- Food & Drink
I cleared my plate like a good girl, which means I'm allowed to get down from the table and go and play with my friends
In the Sunday supplement Me & My Spoon style interviews that brighten weekend breakfasts, actors are often asked what they’d save from their house if it was on fire. When planning the answers for my own magazine profile (along with my BAFTA acceptance speech and the chat I’ll have with the Queen when receiving my damehood), this question always stumps me. There are lots of things I own that I like. Some of them a lot. But which ones would I stride through the soot to save?
On my birthday a few years ago, I was gently pulled awake by the smell of cooking. “How lovely,” I thought. “My housemates have got up early to bake me a cake.” I snuggled back under the blankets, my mind drifting around the dreamier edges of consciousness, congratulating myself on having such amazing friends.
Slowly, section by section, my brain woke up. I began to think how unusual it was for my housemates to get up before me. And for them to bake. Were they following a recipe? Because the cake didn’t smell right. In fact, it smelled burnt.
Suddenly more alert than a pointer on a moor in August, I scrambled out of bed, opened my door and stared at the ghostly curtain of smoke that was hanging in the hall. We lived in a maisonette above a garden flat and, from the look of the wispy clouds creeping in around our front door, our downstairs neighbours were on fire.
I ran upstairs shouting there was a fire and that we needed to get out. In those confused seconds when sleep, nightmares and reality collided, everyone instinctively picked up their possessions and ran. One housemate grabbed the floppy-limbed teddy bear she’d had since she was a baby. The other picked up her phone and pulled her passport from the drawer. Her boyfriend came down the stairs clutching his briefcase. I took nothing.
There are many things I own that I like. Some of them a lot. The print of The Green Lady that used to hang in my granddad’s living room; the gold chain that clinks with charms from my nan’s bracelet; a table with barley twist legs and flaking varnish that my mum would put a chocolate cake on every Saturday. But it turns out I don’t love them – not enough to search for them in the smoke. Give me the memory of them, ash and a strong cup of tea and eventually I’ll reconcile myself to their loss.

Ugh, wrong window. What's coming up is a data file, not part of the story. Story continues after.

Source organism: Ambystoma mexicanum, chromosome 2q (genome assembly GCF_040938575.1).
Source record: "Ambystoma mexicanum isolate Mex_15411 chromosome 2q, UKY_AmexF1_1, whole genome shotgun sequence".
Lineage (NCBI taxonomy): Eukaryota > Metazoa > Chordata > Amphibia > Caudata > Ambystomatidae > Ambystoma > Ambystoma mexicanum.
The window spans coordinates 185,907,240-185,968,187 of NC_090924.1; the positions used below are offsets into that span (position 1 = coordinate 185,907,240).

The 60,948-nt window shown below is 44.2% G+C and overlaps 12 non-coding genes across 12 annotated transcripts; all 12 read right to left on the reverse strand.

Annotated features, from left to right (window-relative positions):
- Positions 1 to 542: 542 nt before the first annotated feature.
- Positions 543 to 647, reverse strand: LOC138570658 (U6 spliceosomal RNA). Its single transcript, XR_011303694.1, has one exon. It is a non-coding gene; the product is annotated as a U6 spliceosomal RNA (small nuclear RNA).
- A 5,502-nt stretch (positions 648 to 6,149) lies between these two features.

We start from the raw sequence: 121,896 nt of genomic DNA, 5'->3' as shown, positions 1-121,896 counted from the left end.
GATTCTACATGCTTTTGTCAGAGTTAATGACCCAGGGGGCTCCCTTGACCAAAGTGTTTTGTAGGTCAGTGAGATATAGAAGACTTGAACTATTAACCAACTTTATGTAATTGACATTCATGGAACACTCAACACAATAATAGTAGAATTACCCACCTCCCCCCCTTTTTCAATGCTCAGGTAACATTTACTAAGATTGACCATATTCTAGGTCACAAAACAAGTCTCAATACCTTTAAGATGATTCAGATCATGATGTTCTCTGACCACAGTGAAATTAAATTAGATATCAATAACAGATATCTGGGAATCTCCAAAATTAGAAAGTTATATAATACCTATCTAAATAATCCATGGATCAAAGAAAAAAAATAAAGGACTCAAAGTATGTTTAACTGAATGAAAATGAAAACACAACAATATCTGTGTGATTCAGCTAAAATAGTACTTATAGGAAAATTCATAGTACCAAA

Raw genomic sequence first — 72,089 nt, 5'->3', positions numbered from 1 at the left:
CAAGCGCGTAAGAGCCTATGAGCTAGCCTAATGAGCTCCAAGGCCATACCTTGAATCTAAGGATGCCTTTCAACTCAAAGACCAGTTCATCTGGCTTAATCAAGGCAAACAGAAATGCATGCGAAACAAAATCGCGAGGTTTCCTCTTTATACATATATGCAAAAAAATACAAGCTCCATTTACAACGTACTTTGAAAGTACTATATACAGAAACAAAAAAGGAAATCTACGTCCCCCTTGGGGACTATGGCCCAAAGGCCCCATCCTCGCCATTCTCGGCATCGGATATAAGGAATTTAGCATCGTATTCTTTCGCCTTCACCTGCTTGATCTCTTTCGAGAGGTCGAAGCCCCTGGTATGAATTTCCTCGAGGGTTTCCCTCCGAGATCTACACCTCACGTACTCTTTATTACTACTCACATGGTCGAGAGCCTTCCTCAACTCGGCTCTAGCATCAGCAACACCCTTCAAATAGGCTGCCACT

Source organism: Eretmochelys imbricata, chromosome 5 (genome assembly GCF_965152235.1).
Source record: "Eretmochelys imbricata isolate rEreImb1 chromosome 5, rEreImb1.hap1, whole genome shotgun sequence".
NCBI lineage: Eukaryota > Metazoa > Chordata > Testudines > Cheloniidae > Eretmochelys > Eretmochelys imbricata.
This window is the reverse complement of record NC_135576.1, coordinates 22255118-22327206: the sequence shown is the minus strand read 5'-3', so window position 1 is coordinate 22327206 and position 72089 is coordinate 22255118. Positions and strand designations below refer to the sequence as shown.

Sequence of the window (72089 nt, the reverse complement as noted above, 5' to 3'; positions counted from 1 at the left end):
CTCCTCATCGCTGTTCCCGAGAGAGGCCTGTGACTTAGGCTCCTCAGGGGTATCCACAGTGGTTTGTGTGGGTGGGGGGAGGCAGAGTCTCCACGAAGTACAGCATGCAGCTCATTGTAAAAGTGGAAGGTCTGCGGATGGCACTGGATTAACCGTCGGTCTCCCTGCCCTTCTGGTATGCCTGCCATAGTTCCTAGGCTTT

Having achieved this saintly lack of attachment to material things, I like to think I’m beyond greed. That the desire to acquire has passed me by. But I have my weaknesses. Secondhand cookbooks, for example. I can’t resist rooting through charity shops for broken-spined, gravy-stained tomes. My last purchase was this and I’ve flicked through it every day since I bought it, my eyebrows raised so high they’ve begun to merge with my fringe.
My other love is bashed up bits of crockery. Heavy plates and bowls that have been scraped by a hundred forks and washed by a thousand hands. I don’t know why, but when I see a thickset saucer lined with cracks, want blossoms inside of me like Japanese knotweed. It can’t be resisted or refused. It’s why I’m not allowed to go to provincial market towns anymore. Too many antique shops. I go wild.
Next time I go to CUTS I'm going to take a wheelie suitcase and put all the crockery into it at the end of the evening
So when I walked into CUTS and saw a bench laid with fat, old-fashioned platters, my morals immediately dissolved and I began to plot ways I could smuggle them out of the warehouse and into my home.
CUTS is a collaboration between pop-up pizza slingers Forza Win and traditional meat mongers The Ginger Pig. Based on an Italian grigliata, it’s a summer season of pork, lamb and beef-heavy meals served in a hipster-friendly pickle factory in Hackney.
The platters are piled with meat cooked over a wood-burning grill. Swift hands and speedy control of the serving spoon ensures you’re well fed. Regular forays to the bar for Americanos ensure you wake up, like me, covered in mystery grazes and bruises. Although a post-CUTS trip to Casita, where the tequila is deliciously served with a shot of pineapple, mint, coriander and chilli, may also be responsible for the gravel I had to pick out of my shins.
CUTS runs until the 22nd September and tickets are £40 for 4 courses and a welcome drink. Email email@example.com for booking info. If you go, remember to bring me back a plate.
I was invited to the press night of CUTS, and organisers Bash and Shed are both friends so this is an entirely nepotistic blog post.
*In case you were wondering what happened at the end of the fire story, once my housemates were all out, I went back into the hallway and banged on our neighbours door. Eventually, our bleary, beery neighbour answered and admitted that he might have come home a bit drunk and he might have put some oven chips on and he might have forgotten all about them. And yes, although the thick plumes of smoke pouring out of his flat suggested it was on fire, it actually wasn’t. Anymore. We all went back to bed. No one made me a cake.